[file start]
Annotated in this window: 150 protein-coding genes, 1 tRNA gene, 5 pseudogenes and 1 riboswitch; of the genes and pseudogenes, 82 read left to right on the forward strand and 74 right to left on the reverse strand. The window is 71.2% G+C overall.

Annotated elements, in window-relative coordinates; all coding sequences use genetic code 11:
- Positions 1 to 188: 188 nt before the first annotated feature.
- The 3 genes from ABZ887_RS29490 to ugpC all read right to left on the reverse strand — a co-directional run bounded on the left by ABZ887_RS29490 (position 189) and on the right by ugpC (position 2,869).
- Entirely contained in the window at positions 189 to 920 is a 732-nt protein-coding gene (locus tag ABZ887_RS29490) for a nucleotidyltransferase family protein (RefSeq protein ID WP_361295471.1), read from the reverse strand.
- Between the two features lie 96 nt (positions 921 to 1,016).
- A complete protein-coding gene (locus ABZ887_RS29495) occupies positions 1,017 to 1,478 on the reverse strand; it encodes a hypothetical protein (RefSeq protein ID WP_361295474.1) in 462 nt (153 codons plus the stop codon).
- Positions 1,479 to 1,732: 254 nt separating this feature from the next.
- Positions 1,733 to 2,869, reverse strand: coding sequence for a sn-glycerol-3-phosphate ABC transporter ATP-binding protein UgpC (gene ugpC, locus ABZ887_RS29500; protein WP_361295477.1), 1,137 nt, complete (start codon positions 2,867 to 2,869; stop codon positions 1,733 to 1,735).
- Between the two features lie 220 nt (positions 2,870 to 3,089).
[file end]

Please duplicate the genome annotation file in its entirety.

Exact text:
Annotated in this window: 150 protein-coding genes, 1 tRNA gene, 5 pseudogenes and 1 riboswitch; of the genes and pseudogenes, 82 read left to right on the forward strand and 74 right to left on the reverse strand. The window is 71.2% G+C overall.

Annotated elements, in window-relative coordinates; all coding sequences use genetic code 11:
- Positions 1 to 188: 188 nt before the first annotated feature.
- The 3 genes from ABZ887_RS29490 to ugpC all read right to left on the reverse strand — a co-directional run bounded on the left by ABZ887_RS29490 (position 189) and on the right by ugpC (position 2,869).
- Entirely contained in the window at positions 189 to 920 is a 732-nt protein-coding gene (locus tag ABZ887_RS29490) for a nucleotidyltransferase family protein (RefSeq protein ID WP_361295471.1), read from the reverse strand.
- Between the two features lie 96 nt (positions 921 to 1,016).
- A complete protein-coding gene (locus ABZ887_RS29495) occupies positions 1,017 to 1,478 on the reverse strand; it encodes a hypothetical protein (RefSeq protein ID WP_361295474.1) in 462 nt (153 codons plus the stop codon).
- Positions 1,479 to 1,732: 254 nt separating this feature from the next.
- Positions 1,733 to 2,869, reverse strand: coding sequence for a sn-glycerol-3-phosphate ABC transporter ATP-binding protein UgpC (gene ugpC, locus ABZ887_RS29500; protein WP_361295477.1), 1,137 nt, complete (start codon positions 2,867 to 2,869; stop codon positions 1,733 to 1,735).
- Between the two features lie 220 nt (positions 2,870 to 3,089).